In the late 1970s he also picked up the SIMS vision. He visited the Manchester group to see the early work on the surface chemistry accessible with static SIMS. A collaboration developed that lasted for the rest of his ICI career. Very quickly he saw how XPS and static SIMS were complementary techniques both in the chemistry detail they provided and in their surface sensitivities. Static SIMS was still in its infancy in regard to understanding the spectral relationship to surface chemistry. Dave believed static SIMS was made for polymer characterisation and he set out to prove it. In the early 1980s he stimulated VG to modify the ESCAlab with addition of a high performance quad and ion gun so that he could study polymer films using both techniques. The resulting instrument morphed into a dedicated SIMS instrument – the VG SIMSlab. A particularly important early study was to establish the spectral character of a virgin polymer surface. Without careful control of the primary ion beam dose the chemistry of the surface could be damaged and the resulting spectrum would not reflect the virgin surface chemistry, a hopeless outcome if one then wanted to follow chemical changes due chemical modification. At the time there was some dispute between Dave and one or two other notable polymer researchers as to whose spectrum was truly characteristic of the virgin surface. Dave won! With the Manchester Group he collaborated with VG to develop the VG ToFSIMS in 1986. Then in 1994 he obtained the PHI 7200. As with electron spectroscopy, Dave’s group was always at the cutting edge of instrumental capability in SIMS. He could always argue very effectively that this was vital for ICI product performance and development. Of course such an argument would have fallen flat if he had not been able to point to major successes as a consequence of ICI’s forefront position in surface analysis. But the evidence was there, for example ICI Films estimated that the return they got from their investment in surface analysis (~£500k per annum) was between 100 and 1000 fold! Excellent science providing major commercial returns, what greater accolade could Dave and his group have?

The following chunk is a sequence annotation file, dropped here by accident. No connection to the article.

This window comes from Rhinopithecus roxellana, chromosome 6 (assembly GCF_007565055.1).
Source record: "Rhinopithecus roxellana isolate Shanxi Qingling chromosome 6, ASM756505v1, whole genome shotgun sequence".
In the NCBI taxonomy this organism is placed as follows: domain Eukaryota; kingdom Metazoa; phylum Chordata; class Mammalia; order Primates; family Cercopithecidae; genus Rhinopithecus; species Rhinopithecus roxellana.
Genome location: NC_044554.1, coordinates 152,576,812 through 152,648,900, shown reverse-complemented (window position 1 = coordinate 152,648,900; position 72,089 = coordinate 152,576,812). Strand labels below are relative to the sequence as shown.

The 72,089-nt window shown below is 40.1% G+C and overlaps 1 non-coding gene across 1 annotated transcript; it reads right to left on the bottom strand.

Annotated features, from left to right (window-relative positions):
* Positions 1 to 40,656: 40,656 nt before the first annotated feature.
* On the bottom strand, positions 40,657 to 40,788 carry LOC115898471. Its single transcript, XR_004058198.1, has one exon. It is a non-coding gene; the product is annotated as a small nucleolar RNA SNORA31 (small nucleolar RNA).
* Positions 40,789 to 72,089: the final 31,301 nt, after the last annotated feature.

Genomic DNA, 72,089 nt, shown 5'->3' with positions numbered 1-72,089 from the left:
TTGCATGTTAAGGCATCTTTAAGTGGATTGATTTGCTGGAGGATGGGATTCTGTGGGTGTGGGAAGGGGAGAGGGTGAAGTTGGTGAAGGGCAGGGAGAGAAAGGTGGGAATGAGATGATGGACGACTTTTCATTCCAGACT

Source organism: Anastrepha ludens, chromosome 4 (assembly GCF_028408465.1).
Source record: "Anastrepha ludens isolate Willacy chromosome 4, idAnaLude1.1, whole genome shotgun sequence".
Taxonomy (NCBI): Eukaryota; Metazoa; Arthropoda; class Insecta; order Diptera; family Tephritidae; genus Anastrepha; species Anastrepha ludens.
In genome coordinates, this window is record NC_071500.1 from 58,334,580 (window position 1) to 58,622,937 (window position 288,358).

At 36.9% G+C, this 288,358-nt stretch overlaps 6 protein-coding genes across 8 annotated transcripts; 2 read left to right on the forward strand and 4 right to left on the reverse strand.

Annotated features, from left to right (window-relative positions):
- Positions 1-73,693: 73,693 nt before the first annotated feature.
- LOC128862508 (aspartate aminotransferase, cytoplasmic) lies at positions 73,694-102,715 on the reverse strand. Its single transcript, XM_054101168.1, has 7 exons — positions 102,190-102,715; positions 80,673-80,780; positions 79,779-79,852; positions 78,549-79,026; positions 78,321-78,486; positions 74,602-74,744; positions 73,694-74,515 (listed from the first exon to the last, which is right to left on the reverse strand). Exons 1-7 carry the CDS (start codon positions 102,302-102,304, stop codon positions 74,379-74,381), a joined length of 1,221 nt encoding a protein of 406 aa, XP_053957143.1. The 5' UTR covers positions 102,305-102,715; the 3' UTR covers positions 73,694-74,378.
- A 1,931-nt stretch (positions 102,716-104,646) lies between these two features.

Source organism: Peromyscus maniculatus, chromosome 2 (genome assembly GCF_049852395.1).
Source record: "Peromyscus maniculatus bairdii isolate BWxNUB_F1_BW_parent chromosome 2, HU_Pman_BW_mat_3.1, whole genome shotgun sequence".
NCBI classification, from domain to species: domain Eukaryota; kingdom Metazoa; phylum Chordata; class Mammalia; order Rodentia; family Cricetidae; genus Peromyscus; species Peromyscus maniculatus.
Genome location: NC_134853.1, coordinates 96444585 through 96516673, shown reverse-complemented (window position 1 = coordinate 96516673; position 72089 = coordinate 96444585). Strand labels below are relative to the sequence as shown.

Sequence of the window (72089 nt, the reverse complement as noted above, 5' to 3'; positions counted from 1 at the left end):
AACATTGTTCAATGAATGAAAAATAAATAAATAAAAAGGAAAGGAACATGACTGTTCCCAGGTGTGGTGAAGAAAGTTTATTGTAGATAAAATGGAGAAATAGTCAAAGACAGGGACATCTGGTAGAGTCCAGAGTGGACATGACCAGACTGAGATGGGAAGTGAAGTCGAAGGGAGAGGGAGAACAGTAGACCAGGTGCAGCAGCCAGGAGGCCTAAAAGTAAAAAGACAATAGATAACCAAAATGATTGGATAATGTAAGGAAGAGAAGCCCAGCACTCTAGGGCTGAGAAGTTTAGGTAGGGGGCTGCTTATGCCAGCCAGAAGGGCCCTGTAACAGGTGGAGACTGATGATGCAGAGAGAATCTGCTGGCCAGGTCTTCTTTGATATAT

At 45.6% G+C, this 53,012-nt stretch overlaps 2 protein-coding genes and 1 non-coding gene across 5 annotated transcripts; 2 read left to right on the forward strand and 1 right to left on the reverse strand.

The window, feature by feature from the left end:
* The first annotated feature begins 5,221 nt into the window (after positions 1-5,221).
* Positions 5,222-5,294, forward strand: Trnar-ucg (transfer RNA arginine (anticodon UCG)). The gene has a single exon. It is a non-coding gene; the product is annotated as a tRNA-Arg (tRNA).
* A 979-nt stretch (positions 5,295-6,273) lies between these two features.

Dave was a driven man and all of this success was accompanied by a strong desire to see forums provided in which research into both the development and application of all techniques for the analysis of surfaces, interfaces and thin films could be shared. To this in the end he was deeply involved in establishing meetings where colleagues could discuss their work, and in providing publishing opportunities for detailed accounts of research and techniques. In the 1970s he was a prime mover along with other colleagues in the establishment of both the UK ESCA User’s group and the UK SIMS User’s Forum that have morphed into the present day UK Surface Analysis Forum. He was also very much involved the establishment of the ECASIA series of conferences in the early 1980s.

It is in publishing that Dave has made some of his most significant contributions. In February 1979 (less than 6 years after PhD graduation!) he founded Surface and Interface Analysis. He was Editor- in-Chief until 2000. In addition to over 200 papers he also participated in the production of 10 books sharing his expertise with the developing community; ‘Practical Surface Analysis, Parts 1 and 2’ with Martin Seah, and ‘Surface Analysis of Polymers by XPS and SIMS’ perhaps being the most widely accessed. Dave was always concerned about the quality of spectra obtained from both XPS and SIMS. Following early efforts with John Wiley & Sons to deliver standard spectral Libraries of XPS and SIMS spectra, Dave joined with John Vickerman and Alex Henderson in 1997 to establish SurfaceSpectra Ltd to deliver an enhanced version of the XPS Polymer Database previously published by Wiley and a SIMS spectral database, followed by two books concerned with the application of XPS and ToFSIMS to surface analysis of materials.